Five characters (and their guests) in search of something.

Monday, December 13, 2004


Make no mistake, Mexico is not tranquil. Here in the city center, we hear bands playing, fireworks exploding and a general hustle of traffic and conversation that starts early and goes well into the night. This is a culture rich in history and pageant. And it happens on the street. On Friday mornings a woman parks her not new station wagon on our corner, opens the tailgate and sells home made sweet rolls, donuts and cookies along with coffee and hot chocolate. I've no idea whether it is a once weekly endeavor or perhaps she has various corners through out the week. She certainly has an avid clientele on Fridays. Most corners have a regular cart that might sell tamales or fresh fruit that is peeled and ready to eat.

One of my greatest pleasures is the abundance of flowers. Many women come into town, riding a bus for three hours, to bring bundles of freshly cut flowers from their gardens. You might imagine arms full of calla lilies and they are ubiquitous, but that is just the beginning. There are roses of all colors, fragrant gardenias, gladiolas, spikes of flowers from aloes and red-hot poker, and many mysterious blooms that are irresistible. Often the foliage accompanies the flowers making the generous arrangements that I place about the house seem both personal and original.

Outside our kitchen we have iron stands holding the large shallow baskets, usually used for bread delivery, ours are full of chilies, limes, avocados, papayas, melons, onions, and other fruits and vegetables. It is a constantly changing assortment that challenges us to try new ways to prepare this magnificent cuisine. Diana Kennedy's books are kept close at hand. We've come to think that the refrigerator is empty if it does not contain a licuado (my favorite, so far, is made from passion fruit) and at least one salsa fresca. Needless to say tortillas are always included in our meals and black beans (which my four year old grandson calls dinner beans) are cooking on the stove nearly every day.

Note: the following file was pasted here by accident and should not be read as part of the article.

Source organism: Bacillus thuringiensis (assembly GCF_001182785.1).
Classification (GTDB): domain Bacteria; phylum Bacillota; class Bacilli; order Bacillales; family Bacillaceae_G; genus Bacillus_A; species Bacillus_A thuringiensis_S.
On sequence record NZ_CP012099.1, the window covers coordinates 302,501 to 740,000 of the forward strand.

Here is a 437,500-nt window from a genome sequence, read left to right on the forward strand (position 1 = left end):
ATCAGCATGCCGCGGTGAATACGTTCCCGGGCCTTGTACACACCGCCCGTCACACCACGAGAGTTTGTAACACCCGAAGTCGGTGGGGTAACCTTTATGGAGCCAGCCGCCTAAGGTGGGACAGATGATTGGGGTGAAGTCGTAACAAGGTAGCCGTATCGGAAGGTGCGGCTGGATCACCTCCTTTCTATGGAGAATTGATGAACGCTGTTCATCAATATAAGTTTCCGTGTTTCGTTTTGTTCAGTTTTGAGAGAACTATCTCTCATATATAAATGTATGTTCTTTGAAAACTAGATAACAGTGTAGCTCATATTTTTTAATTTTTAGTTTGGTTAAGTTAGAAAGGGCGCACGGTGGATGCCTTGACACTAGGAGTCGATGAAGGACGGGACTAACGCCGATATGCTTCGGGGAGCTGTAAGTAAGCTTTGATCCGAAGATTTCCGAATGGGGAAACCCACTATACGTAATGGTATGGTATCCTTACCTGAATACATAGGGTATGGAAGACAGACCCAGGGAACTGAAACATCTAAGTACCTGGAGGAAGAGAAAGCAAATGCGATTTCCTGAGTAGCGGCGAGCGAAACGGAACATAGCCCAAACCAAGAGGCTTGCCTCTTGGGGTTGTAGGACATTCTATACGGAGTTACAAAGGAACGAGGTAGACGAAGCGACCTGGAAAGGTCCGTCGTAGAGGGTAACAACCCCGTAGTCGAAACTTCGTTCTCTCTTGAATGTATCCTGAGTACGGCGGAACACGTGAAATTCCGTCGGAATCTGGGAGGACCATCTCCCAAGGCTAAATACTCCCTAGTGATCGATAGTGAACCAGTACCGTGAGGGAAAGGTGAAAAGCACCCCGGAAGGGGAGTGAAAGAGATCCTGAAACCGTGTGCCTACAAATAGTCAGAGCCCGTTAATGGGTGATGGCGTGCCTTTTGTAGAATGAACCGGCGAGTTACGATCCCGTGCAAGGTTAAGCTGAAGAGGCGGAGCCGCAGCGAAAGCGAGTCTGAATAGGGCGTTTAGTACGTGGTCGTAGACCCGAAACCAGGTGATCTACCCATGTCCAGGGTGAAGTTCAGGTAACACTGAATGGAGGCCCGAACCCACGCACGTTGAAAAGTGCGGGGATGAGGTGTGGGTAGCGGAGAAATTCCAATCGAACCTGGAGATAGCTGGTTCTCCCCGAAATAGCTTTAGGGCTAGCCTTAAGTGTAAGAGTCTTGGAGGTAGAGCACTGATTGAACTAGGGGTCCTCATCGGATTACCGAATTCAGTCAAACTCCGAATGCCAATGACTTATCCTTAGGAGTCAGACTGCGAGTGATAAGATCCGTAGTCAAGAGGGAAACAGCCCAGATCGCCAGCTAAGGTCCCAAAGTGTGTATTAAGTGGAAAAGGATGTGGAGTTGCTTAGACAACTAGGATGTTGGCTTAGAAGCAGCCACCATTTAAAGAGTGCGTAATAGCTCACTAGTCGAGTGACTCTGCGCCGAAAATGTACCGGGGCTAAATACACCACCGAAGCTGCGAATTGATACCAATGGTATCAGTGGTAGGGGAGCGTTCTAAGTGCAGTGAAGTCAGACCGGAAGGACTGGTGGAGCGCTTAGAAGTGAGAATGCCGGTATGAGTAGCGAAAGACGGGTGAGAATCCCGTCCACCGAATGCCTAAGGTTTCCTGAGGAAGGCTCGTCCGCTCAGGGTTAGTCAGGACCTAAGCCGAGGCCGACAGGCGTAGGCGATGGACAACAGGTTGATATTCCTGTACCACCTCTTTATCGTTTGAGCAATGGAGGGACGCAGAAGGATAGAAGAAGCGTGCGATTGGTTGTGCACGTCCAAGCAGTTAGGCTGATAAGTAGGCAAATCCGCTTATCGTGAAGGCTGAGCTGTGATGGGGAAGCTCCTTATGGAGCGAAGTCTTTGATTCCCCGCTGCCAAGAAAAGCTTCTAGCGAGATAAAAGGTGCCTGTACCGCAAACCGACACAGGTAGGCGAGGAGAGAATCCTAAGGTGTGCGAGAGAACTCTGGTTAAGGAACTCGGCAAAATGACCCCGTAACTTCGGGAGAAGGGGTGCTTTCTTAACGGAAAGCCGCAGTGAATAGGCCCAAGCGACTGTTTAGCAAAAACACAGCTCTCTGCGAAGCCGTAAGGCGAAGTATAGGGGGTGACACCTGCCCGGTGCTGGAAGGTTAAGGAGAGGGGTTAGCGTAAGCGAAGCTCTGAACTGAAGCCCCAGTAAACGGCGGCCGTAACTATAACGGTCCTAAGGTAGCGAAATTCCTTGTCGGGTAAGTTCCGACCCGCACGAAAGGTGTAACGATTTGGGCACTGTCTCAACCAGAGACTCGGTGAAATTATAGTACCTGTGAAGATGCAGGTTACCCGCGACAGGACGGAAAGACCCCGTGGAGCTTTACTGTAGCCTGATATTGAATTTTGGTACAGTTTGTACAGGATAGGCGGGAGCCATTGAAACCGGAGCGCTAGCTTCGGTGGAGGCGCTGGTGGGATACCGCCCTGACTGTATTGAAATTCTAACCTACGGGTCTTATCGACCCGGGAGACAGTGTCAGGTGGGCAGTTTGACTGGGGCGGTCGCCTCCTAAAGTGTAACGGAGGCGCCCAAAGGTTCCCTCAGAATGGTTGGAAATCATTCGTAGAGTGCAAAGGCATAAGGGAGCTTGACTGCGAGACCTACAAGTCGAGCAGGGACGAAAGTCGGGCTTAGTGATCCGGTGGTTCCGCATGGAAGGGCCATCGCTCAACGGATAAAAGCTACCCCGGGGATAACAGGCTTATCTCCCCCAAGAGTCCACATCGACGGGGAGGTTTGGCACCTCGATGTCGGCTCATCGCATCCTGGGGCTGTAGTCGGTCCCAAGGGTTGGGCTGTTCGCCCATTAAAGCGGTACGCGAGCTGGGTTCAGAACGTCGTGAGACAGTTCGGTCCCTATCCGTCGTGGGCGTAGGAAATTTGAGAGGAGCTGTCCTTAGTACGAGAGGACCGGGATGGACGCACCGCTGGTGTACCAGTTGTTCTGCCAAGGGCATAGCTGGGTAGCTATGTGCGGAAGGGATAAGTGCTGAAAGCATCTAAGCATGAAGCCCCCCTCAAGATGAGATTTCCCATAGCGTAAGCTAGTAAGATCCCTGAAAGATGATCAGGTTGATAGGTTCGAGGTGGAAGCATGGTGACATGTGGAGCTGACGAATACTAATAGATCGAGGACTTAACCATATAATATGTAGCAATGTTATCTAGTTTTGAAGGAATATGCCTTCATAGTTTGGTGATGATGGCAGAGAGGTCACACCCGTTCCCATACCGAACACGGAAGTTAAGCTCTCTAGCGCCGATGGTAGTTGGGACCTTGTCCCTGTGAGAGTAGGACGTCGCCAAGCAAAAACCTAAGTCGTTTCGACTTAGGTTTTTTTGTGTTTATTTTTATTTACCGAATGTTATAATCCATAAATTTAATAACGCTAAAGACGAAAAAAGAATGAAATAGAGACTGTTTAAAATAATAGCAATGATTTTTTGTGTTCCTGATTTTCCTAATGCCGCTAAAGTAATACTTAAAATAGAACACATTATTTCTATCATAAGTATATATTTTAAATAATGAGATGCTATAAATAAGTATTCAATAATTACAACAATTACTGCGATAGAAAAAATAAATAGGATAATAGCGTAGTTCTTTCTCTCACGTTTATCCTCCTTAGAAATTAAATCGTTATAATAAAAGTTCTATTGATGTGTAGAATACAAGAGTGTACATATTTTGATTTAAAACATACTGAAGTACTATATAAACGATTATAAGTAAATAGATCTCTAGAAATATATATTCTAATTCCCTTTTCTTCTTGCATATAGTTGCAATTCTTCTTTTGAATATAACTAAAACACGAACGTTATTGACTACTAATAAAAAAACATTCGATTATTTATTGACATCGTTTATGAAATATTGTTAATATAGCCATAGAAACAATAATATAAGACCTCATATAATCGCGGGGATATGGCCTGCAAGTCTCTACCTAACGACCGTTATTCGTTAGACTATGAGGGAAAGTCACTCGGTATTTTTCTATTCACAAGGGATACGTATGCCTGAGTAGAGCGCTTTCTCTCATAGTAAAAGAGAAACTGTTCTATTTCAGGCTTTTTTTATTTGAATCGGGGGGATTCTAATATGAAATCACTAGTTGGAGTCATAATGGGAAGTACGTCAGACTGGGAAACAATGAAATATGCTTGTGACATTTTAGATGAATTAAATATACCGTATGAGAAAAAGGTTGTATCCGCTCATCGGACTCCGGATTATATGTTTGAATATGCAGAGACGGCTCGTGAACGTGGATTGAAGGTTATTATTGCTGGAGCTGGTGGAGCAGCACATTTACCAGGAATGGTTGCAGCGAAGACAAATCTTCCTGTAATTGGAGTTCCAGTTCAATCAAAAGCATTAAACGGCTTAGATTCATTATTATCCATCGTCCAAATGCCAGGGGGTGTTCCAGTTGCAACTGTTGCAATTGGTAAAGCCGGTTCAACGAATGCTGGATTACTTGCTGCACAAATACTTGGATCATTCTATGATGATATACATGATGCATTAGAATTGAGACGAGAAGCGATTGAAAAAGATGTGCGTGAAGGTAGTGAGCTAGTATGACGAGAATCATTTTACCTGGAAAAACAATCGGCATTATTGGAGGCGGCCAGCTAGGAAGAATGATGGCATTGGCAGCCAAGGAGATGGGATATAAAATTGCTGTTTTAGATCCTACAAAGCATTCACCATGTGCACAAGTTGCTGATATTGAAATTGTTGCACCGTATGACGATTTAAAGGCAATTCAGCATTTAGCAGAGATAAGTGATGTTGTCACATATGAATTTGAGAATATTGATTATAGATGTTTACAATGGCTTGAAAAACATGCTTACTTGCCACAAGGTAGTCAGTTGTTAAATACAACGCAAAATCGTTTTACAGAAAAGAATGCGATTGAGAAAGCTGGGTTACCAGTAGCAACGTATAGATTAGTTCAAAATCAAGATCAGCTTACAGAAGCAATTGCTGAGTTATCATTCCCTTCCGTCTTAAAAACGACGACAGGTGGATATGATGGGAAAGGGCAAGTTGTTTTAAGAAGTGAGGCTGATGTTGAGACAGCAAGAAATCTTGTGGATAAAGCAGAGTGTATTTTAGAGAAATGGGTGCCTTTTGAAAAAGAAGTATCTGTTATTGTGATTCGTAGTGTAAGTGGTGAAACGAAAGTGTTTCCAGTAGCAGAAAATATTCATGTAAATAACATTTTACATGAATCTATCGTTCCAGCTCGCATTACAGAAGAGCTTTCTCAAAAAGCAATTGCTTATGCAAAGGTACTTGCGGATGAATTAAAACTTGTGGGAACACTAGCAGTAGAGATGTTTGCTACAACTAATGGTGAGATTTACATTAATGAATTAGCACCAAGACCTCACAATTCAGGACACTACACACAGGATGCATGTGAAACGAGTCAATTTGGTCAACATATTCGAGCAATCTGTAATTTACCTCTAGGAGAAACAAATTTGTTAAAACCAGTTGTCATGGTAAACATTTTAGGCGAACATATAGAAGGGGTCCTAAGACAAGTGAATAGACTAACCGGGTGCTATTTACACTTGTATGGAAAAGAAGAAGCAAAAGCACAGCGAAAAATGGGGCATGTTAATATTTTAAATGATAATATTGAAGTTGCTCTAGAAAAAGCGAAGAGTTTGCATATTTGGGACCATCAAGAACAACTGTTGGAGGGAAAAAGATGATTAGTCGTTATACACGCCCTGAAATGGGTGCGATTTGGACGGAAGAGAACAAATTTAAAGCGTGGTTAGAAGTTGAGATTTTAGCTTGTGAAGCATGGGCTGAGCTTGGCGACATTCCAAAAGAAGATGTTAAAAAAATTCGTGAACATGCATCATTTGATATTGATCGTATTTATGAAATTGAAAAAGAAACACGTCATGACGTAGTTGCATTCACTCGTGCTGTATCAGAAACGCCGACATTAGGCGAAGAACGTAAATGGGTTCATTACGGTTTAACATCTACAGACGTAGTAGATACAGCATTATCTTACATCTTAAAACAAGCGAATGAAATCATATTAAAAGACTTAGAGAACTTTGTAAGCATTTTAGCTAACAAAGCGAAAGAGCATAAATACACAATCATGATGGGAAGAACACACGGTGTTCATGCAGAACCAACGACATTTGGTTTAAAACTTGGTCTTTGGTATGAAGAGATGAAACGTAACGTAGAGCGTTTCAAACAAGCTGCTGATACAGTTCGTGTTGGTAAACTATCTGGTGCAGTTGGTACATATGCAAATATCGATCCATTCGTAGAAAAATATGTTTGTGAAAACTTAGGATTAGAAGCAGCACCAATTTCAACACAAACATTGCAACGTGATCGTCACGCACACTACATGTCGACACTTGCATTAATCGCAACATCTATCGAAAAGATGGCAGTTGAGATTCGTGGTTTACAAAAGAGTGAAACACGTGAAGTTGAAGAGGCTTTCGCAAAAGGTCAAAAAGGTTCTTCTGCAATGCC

Like all Mexican homes, no space is idle. At our house the washing machine and scrubbing sink are in a covered outdoor space and the roof is home to two rabbits, our sunny breakfast table on weekends, and the place where we hang the clothes to dry. It happens that it is also beautiful, with plants in pots and vine-draped walls. the ceiling is bamboo slats and blue sky. It was the perfect place to watch the total eclipse of the moon, in October. We've been known to sip mezcal and enjoy all the phases of the moon from this utilitarian spot.

Since our sala surrounds an open-air courtyard, there are times, at night, when we retreat to our beds for warmth and comfort. It is not unusual to get up and go out later. Sometimes it is not to eat or drink but to feel the air and the life on the street. All manner of people, from vendors selling rebozos and baskets to young lovers aware only of each other, and people heading home after work or visiting one of the many cafes, the only thing for sure is that there will be a variety of activities to view or participate in.

Our trips out of town are limited, as we do not have a car. The freedom from worries, about traffic and parking and safety far out weigh the limitations. Occasionally we rent a car for a day or hire a taxi by the hour. The latter is our preference because we enjoy the conversations with the drivers and always glean information. Riding buses in town is rare, most drivers have a shrine surrounding their rear view mirrors and a helper who hops off the bus at each stop to shout the destination of his driver. It is as if he were selling an excursion. We have decided the drivers must be paid by the volume of passengers. It makes for a lot of fast stops and woe unto the passenger who does not shout out his stop well in advance. These jockeys all behave as if they are in a race.

--Alta Tingle


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